Monday, December 4, 2017

සම්භන්ධ වෙන්න

What is ‘alkaline’?

The word ‘alkaline’ refers to the water’s pH level.  This pH level is a number that measures how acidic or alkaline, a substance, is on a scale of 0-14. Something with a pH of one would be highly acidic, while substances with a pH of 13 would be extremely alkaline. Fitting into this equation is normal drinking water, which is generally in the center with a neutral pH level of seven. Alkaline water is generally a notch or two above regular water with pH levels of eight or nine. Advocates of alkaline water firmly believe that drinking it can neutralize the acid in one’s body. A hidden fact about the alkaline effect which most people don’t know is that by neutralizing acid levels in the body it indirectly contributes towards the prevention of illness and disease. 
Acidic bodies and disease
Research has proved over and over again that disease and illness thrive in acidic environments. Simply put, if your system is acidic, your risk of illness is higher. However, if your system is alkaline, it means your body has a better chance of fighting illness allowing you to lead a relatively active and productive life. This is the mantra amongst medical experts and health-conscious individuals everywhere today.
Patients who are diagnosed with serious illnesses like cancer, diabetes and heart disease are generally put on strict alkaline diets consisting of well-known alkaline foods to eliminate acids and help speed up the healing process. Considering today’s fast-paced lifestyle and unhealthy diet trends, many people are living with acidic systems without even knowing it. Diet is a key contributor towards this problem however stress, lack of exercise and certain medications can also raise acid levels in the body. 
How diet contributes to acidic systems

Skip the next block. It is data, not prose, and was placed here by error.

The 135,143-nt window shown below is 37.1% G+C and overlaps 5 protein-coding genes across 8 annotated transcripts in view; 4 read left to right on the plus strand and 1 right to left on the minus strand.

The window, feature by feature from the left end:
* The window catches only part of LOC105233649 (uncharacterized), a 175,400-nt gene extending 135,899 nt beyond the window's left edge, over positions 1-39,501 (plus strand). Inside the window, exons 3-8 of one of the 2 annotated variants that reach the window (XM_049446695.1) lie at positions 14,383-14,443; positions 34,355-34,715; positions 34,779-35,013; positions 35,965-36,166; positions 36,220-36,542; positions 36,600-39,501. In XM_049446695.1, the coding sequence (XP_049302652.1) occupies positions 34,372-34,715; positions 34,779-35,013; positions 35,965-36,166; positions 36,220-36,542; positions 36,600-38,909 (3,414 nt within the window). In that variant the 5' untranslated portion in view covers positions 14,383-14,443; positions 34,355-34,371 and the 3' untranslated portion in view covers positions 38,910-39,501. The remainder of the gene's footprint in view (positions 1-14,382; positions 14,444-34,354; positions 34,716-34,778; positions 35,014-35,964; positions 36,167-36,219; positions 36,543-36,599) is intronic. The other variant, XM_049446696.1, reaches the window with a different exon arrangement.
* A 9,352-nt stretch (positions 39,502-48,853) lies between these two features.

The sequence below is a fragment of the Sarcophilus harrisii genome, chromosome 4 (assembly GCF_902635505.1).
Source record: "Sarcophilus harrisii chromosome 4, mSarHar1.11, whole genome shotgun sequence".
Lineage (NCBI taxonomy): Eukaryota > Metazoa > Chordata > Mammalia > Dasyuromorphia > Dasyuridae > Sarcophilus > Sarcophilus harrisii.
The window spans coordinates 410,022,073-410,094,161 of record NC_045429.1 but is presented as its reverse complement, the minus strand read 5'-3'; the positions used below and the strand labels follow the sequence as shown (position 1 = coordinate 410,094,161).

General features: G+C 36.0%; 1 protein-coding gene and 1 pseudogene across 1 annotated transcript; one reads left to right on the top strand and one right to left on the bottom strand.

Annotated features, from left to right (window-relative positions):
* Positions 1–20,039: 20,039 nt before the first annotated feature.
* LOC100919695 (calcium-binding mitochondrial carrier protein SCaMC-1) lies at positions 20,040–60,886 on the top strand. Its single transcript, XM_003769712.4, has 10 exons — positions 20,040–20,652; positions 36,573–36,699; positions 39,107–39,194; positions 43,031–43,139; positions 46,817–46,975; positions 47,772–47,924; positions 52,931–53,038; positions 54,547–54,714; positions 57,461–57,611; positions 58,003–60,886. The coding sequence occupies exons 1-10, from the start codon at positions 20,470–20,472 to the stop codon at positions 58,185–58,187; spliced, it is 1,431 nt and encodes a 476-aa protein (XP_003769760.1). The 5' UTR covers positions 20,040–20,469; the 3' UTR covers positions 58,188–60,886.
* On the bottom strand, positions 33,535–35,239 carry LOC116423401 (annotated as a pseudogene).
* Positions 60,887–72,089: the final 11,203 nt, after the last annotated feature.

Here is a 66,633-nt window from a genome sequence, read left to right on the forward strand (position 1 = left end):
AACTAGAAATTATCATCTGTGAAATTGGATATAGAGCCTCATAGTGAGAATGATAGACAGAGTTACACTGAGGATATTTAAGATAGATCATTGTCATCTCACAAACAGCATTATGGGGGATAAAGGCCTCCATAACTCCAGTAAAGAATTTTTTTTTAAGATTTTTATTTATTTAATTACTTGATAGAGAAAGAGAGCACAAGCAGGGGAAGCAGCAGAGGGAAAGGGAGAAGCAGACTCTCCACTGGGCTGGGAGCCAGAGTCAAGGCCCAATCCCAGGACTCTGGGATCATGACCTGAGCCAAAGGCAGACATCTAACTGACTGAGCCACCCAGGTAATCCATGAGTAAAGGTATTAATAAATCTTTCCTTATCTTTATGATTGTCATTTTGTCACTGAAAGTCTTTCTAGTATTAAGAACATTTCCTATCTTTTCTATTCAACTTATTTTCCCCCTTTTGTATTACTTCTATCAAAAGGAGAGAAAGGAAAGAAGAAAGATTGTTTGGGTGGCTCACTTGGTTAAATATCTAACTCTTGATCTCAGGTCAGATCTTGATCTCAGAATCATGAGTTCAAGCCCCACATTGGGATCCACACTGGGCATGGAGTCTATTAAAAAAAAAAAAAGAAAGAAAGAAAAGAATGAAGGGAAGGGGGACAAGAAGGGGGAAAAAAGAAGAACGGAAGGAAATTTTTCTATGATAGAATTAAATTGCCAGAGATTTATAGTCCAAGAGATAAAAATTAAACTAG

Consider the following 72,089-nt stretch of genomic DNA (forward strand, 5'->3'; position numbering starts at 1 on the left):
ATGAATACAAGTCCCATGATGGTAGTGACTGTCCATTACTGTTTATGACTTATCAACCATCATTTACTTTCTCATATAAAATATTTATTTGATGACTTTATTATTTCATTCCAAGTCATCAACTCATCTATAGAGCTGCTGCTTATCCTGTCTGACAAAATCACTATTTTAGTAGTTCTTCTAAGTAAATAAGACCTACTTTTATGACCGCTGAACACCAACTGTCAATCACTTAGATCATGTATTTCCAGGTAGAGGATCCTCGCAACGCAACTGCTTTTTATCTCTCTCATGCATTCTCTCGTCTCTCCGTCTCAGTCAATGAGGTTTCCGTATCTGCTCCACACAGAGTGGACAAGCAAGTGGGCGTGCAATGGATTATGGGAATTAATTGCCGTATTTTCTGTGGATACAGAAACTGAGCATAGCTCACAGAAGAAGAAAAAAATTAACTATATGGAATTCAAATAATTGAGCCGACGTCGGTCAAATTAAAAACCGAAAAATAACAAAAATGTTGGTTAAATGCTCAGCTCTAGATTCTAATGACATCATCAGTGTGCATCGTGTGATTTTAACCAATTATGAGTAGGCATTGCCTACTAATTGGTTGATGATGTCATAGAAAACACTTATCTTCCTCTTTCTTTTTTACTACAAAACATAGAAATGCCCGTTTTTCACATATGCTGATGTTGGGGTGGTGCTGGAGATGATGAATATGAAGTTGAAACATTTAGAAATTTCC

Diet plays a major role in creating acid inside the body. Chilie-laden spicy food, fried foods and fast food which is loaded with artificial sugar, salt, saturated fat and preservatives are the reason many people are living with acidic systems and falling ill regularly. Fast food in particular is made up of non-natural substances and ingredients which heighten the taste of food but in truth is extremely harmful to the body. Consumption of alcohol can also lead to acid build up.
Closer to home, our very own Sri Lankan diet could be considered a classic example of spicy and oily food. Comprising mainly of various forms of starch such as rice, bread, string hoppers, rotis and accompaniments like curries, fried and tempered dishes and sambols, Sri Lankan food is essentially made with chilie, spices and oil. Although our local cuisine is undisputedly delicious, it is high in its acidic nature and if not prepared and eaten carefully, can cause acid in
our systems. 
Medication and acid
Today we live in an era of over-the-counter medications and quick fixes for various ailments. Rarely do people find the motivation and the time to make long-term lifestyle changes or seek natural remedies. Instead they have come to rely on medications to manage illnesses or physical conditions and by doing this they are compromising their overall physical well-being. People on long-term medications to control certain types of diseases as well as those who fall ill suddenly and require medications like antibiotics, are also susceptible to acidic bodies.
Lack of exercise and stress
Here is another important factor that is indirectly responsible for acid build up. Adequate exercise promotes a healthy digestive system which is key to good health. Lack of exercise can make your internal functions sluggish and allow acid build up. Today it has come to light through reliable research that stress is directly connected to certain diseases and here again it is through acid build up in the system. People today lead fast-paced lifestyles. They overwork their systems, push their limits and don’t get adequate sleep. These are all stress building factors which can affect one’s health in the long run.
Taking all this into consideration, it pays to alkalinize our systems by eating a diet rich in vegetables, fruit, whole grains, fish and of course, plenty of water to flush out toxins from the body. And of course, we must not forget to fit in some form of exercise and take a break once in a while. 
Alkaline and non-alkaline foods
It’s as simple as visiting your grocery store or supermarket to identify foods in these two categories.
Common alkaline foods include beets, broccoli, pumpkin, carrot, cauliflower, celery, cabbage leaves (kale) cucumber and cabbage, ginger, garlic, beans, lemons, lentils, lettuce, millet, mung gram, ladies fingers, olive oil, coconut, pomegranate, spinach, sweet potato.
Non-alkaline foods include meat, poultry, fish, alcohol, refined oils, wheat products, certain grains, sugary food such as sweets and cakes, carbonated soft drinks, tea and coffee.
Of course it’s impossible to eliminate all acidic foods from your diet but it pays to limit them and be aware of what you’re consuming. Maintaining a balanced diet but including more healthy food options is important.

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